Six-point primes are backgammon's ultimate weapon. Five-primes are strong, but six-primes are better. No matter how well you roll, you can't escape from behind a six-prime. It's maximum security. There's no tunneling out; you have to wait for the walls to fall down.
However, as in most backgammon situations, it's not completely hopeless. Six-primes do have one weakness: it takes 12 checkers to make a six-prime, leaving only three checkers left for maneuvering. That opens up a few defensive possibilities for the side trapped behind the full prime. If he can build some sort of block of his own, he can create cracking numbers for his opponent. Once the six-prime cracks, it's a new ball game, and the advantage can swing quickly, because the player with the (now former) six-prime can find himself with a timing disadvantage.
Black to play 6-4.
Don't be too clever. It's easy to fall into the trap of thinking that Black could lose the priming and timing battle here, and opt for the clever-looking 24/14 (preserving timing) instead of the obvious 9/3, 7/3. But here the obvious play is, in fact, completely correct.
Making the six-prime is, of course, right on general principles. Might Black have to bust up later after being outprimed? Possible, but very unlikely. Notice this key fact: White has to play all his numbers this turn, with sixes going to the 2-point and doubles crushing his position. Even if White can make the 3-point or the 5-point, how long can he hold it? He probably starts to crunch the second turn. Meanwhile Black has the checker on the 13-point to move, and he can break the 8-point and still keep a 5-prime with White not at the edge.
No need to be timid here. Although a six-prime can be vulnerable, it's still the formation you're striving for. Making the full prime wins both more games and more gammons than 24/14.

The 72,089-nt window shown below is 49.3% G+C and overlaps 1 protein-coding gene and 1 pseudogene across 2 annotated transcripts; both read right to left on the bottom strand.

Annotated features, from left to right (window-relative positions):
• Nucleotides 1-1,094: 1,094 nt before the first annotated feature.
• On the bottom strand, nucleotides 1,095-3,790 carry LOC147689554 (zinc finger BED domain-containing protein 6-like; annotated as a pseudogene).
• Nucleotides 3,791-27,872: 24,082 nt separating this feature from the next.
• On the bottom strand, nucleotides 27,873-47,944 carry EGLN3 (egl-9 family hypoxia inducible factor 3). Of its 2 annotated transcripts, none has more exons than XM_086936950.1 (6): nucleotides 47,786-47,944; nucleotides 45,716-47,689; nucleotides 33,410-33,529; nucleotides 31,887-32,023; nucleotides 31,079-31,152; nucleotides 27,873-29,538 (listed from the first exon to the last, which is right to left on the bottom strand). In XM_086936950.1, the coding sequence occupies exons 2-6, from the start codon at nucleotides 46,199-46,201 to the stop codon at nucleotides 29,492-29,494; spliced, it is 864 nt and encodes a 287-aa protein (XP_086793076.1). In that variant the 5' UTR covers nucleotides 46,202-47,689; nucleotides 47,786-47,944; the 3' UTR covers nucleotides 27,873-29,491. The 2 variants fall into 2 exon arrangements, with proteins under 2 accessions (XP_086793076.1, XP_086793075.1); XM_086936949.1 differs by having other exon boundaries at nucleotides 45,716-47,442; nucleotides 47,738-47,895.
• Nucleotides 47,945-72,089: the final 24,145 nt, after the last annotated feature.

Black on roll.
Should Black double?
If Black does double, should White take, drop, or beaver?
Black has completed a full six-point prime in Position 2, and White has some work to do before he can finish a prime on his side. Black is on the bar, so perhaps dancing will help him maintain his prime. In addition, Black has very few numbers that force him to enter and immediately break his primeonly 8, in fact (3-3, 2-2, 5-1, 4-2, 4-1). Surely this all adds up to a strong initial double, right?
Wrong. The problem is that Black has to get three men out and through White's entire army, all the while hoping that his six-prime holds up. And once his prime does break, he's in serious trouble, despite the fact that a five-prime still remains. If he opens with, say, a 4-2 (not his worst breaking number) and plays bar/23, 9/5, White is already about a 60-40 favorite cubeless, and even more if he owns the cube as well! If White gets just a little lucky and makes one additional key point (the 3-point or the 7-point), then any poor throw by Black will make him an immediate serious underdog.
In fact, we've all played these sorts of games many times, where you make a quick early prime, then lose after what appears to be a fluke roll or two. Actually, they're not such fluky losses at all. What's happened is that you've built a prime at the cost of leaving your army severely disconnected, and in fact you were never much of a favorite at all. Be careful when making your prime leaves you without any checkers in the center of the board, as here. You may not have made any mistakes as the rolls came, but you're still in a vulnerable situation.
Although Black is about a 52-48 cubeless favorite in the starting position, he shouldn't double. White has a huge beaver if doubled. Failing to beaver would cost White about 0.35 points per game(!)
Next time: Adjusting for the Match Score